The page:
JUNE 2022 UPDATE
The actual sizing of the text and page layouts are complete, we feel great about the replication of all the pages. It should come as no surprise that we are still dealing with the ramifications of supply chain and staffing shortage that have been brought on by the pandemic.
MAY 2022 UPDATE
Greetings children of the night.
A quick First Editions update for you.
Below is a sample of the text that we had to create for this project. Notice the reverse text barley visible. Each and every page has to go through this final process. I am sending off the sample page to Dacre for size adjustments, etc.
Once he gives the final ok, I will go through the entire text again to add in the watermarked reverse pages.
After that, it’s a final proof and off to the printer and binder.
Thanks for being patient. This turned out to be a much larger project than anticipated.
Hang in there everyone!
I have no idea how supply chains work or more importantly during this world pandemic how they do not work.
The bottom line is that our efforts to timely reproduce and properly age these two magnificent works of literature, the 1897 UK First edition of Dracula and the 1899 US First edition of Dracula, have been affected by issues somewhere along the line in the production of paper. In our efforts to choose different sources of the very special and rare old style paper we have found that this is a world wide issue.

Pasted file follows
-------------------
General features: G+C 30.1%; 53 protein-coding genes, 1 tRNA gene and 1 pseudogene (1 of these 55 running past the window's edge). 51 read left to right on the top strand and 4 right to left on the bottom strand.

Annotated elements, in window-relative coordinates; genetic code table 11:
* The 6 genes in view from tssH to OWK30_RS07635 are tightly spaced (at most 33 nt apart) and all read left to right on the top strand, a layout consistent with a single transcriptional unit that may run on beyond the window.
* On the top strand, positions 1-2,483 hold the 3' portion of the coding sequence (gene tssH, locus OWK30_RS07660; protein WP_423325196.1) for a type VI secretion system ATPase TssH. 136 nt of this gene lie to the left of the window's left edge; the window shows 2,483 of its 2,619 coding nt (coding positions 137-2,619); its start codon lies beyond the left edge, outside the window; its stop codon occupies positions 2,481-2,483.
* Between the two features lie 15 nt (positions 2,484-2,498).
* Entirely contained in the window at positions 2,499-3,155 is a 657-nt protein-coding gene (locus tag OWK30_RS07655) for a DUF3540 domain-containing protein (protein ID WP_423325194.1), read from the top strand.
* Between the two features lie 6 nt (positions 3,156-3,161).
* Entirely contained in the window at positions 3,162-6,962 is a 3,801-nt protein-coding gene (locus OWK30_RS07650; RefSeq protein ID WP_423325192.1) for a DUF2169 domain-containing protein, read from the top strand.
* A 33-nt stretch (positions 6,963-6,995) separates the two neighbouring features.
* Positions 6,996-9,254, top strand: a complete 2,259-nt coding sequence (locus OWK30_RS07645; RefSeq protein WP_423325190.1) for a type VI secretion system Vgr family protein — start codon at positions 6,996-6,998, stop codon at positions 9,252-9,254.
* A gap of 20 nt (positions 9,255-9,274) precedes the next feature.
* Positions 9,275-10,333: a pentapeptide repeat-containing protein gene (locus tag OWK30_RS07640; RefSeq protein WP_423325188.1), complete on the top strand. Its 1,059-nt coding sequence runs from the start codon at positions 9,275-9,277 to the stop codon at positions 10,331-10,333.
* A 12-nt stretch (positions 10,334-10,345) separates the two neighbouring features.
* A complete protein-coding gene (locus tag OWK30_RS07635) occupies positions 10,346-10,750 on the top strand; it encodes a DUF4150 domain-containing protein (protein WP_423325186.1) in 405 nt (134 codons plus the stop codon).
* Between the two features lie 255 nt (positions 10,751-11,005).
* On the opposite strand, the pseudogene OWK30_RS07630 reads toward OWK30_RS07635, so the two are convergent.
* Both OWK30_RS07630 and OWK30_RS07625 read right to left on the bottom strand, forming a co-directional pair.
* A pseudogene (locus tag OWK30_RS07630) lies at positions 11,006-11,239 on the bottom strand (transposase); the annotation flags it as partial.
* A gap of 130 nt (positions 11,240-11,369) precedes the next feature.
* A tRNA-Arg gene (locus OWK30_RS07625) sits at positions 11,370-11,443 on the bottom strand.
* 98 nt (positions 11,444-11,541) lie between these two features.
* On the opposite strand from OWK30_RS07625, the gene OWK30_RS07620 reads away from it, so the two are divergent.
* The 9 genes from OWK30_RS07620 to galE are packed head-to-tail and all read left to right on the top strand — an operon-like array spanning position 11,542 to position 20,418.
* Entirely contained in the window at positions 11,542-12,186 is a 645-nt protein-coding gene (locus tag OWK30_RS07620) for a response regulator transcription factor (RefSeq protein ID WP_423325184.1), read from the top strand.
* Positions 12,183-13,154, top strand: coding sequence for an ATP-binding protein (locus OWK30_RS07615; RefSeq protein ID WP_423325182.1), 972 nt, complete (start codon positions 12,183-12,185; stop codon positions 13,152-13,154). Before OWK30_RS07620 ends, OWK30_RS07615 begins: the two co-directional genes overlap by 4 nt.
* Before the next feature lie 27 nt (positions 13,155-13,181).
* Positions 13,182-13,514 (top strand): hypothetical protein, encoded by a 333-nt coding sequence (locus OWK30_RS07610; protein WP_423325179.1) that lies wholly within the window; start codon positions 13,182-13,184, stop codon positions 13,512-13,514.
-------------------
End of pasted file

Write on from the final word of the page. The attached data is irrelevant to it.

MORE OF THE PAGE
During our meticulous preparation of materials my Stoker family first UK edition, the one we are reproducing had to go in for repairs. Although it might sound like a standard milage check up on a car, it is far from that. Over the past 100 years the spine of the book has suffered some tears, and the glue that holds the pages to the spine has deteriorated. I have been on the hunt for an antique book binder who is willing a capable of restoring our family relic properly and at an affordable price.
Each time I loan the book to a museum for an exhibition I am given a loaner fee, I put that money into a savings account for this exact purpose. I had finally accumulated enough money and have found a willing and capable antique book restorer at the Charleston Library Society in Charleston, South Carolina. He agreed to fit me in his small window to work on my book, knowing that we needed the book for reference during this Kickstarter Frist Edition Project. I simply had to jump at this opportunity, the book desperately needed repairs, and sine 2022 is the 125th anniversary of the printing of Dracula, I need to have the book ready to go for a few special appearances in addition to our replication. This process has been completed albeit it leaving us behind our timing to finish this project.